The first half of February has left many investors confused. The first week saw equities lose enough value to merit the term correction (a drop of at least 10% from a peak).
Additionally, volatility, unusually low throughout 2017, spiked: the VIX (an index used to measure the market’s volatility) even reached levels above 50 at some point. Many investors were left wondering whether a bearish market was coming. What followed was a week of huge gains instead, with the VIX index ending below 20. On the other hand, the 10-year U.S. Treasury bond rate has been increasing consistently, and it is now at 2.9%. While many seem worried about the stock market’s prospects in light of higher yields, we argue – based on historical data and market fundamentals – that this is not reason enough to worry. Higher yields and solid performance by equities can perfectly coexist.
A brief recap: monetary policy and equity markets
The last meeting of the Fed last year (held on December 12th and 13th) ended with an interest rate hike of 25 basis points (in the range of 1.25% to 1.5%), absolutely in line with what markets were expecting. Our view was that the Fed had decided to prioritize the “normalization” of interest rates, attempting to avoid economic overheating and the formation of bubbles at the same time, instead of focusing aggressively on meeting its inflation target.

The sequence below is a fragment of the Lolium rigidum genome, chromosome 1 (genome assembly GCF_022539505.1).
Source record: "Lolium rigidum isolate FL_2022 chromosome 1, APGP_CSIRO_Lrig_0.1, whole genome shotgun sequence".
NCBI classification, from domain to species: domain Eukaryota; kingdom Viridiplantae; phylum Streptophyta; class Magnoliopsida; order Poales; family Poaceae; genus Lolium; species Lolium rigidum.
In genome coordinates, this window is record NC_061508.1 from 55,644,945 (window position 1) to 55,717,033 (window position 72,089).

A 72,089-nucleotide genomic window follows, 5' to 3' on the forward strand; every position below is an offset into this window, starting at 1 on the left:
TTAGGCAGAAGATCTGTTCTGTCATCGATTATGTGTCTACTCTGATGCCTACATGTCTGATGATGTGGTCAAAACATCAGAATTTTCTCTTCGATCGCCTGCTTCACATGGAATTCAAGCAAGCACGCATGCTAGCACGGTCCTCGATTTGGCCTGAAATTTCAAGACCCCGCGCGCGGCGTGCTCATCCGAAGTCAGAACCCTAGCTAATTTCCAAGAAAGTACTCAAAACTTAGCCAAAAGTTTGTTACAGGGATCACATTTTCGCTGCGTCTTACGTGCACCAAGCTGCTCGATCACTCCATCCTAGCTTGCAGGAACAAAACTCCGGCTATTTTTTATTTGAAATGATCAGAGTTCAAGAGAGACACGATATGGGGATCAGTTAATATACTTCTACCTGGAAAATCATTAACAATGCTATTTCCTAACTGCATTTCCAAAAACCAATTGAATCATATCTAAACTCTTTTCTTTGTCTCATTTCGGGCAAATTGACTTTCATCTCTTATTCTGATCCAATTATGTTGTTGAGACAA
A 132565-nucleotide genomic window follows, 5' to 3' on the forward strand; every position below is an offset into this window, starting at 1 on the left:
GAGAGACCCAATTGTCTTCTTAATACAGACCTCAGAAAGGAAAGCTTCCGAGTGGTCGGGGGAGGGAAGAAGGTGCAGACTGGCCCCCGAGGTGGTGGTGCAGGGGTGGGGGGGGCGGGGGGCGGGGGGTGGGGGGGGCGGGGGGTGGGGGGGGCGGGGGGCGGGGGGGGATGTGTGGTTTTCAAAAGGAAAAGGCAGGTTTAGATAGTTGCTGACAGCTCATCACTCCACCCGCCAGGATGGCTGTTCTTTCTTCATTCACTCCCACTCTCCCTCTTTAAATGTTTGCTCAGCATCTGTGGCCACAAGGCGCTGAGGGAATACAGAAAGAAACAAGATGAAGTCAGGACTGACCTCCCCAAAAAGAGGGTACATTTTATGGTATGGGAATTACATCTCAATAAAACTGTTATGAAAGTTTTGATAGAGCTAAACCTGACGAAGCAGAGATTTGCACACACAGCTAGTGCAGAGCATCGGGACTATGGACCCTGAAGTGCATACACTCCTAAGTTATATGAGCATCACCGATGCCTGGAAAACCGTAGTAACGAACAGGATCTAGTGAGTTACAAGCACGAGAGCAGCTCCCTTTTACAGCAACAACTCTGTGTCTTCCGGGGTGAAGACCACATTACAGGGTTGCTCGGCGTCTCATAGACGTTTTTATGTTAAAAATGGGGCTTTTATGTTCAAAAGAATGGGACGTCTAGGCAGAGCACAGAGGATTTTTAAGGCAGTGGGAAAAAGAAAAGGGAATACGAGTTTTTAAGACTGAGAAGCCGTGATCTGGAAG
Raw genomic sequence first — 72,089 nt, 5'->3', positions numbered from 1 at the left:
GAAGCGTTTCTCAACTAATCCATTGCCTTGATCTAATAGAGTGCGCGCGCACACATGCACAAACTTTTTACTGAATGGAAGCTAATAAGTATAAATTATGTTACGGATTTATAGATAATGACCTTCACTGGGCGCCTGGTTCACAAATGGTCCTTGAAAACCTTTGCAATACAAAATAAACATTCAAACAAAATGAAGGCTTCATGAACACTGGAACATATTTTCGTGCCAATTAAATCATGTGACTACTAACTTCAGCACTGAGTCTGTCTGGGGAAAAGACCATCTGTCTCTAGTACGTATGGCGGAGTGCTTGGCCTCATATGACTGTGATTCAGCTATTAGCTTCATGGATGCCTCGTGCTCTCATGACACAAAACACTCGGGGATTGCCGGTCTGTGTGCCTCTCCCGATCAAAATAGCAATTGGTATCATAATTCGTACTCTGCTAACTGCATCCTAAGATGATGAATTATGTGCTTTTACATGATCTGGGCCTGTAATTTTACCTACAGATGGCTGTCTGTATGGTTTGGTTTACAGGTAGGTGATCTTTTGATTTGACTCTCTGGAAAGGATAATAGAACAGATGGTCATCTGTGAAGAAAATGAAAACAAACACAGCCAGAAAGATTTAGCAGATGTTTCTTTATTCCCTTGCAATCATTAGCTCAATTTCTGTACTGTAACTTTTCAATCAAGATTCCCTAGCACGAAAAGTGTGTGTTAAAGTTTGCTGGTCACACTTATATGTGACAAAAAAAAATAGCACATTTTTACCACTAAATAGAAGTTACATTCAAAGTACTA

The Fed’s first meeting of 2018, the last with Janet Yellen at the tiller, ended with interest rates unchanged. The vote was unanimous. The Fed’s press release after the meeting was very similar to the one it had put out in December. It sounded a confident note, stating short-term risks for the economy were balanced and solid growth was expected. It did warn, however, that inflation, although still below 2%, could pick up if the dollar continued to weaken or if oil prices kept creeping up. In spite of this optimistic forecast, that same week (Tuesday, January 30th) we saw the first signs of what was about to come. The Dow lost ground and the 10-year Treasury yields rose. Ms. Yellen’s last day in charge of the Fed, Friday February 2nd, saw markets tremble, with stocks headed on a downward spiral that would last for five days.
On Monday, February 5th, Jerome Powell was sworn in as the sixteenth president of the Fed. The main question when he was nominated revolved around the pace he would set for the withdrawal of monetary stimuli, specifically low rates and the downsizing of the central bank’s balance sheet. Still, markets seemed not very worried: unemployment and inflation were low, and the economy was growing, with tax reform expected to give it an extra boost. But things had changed that Monday, with markets continuing in free fall. Mr. Powell’s message – stating he would work for stable prices and a healthy labor market, making reference to the Fed’s double mandate – went largely unnoticed. With the VIX up by 115%, the outlook for the first few months of his four-year term was definitely looking shakier than expected.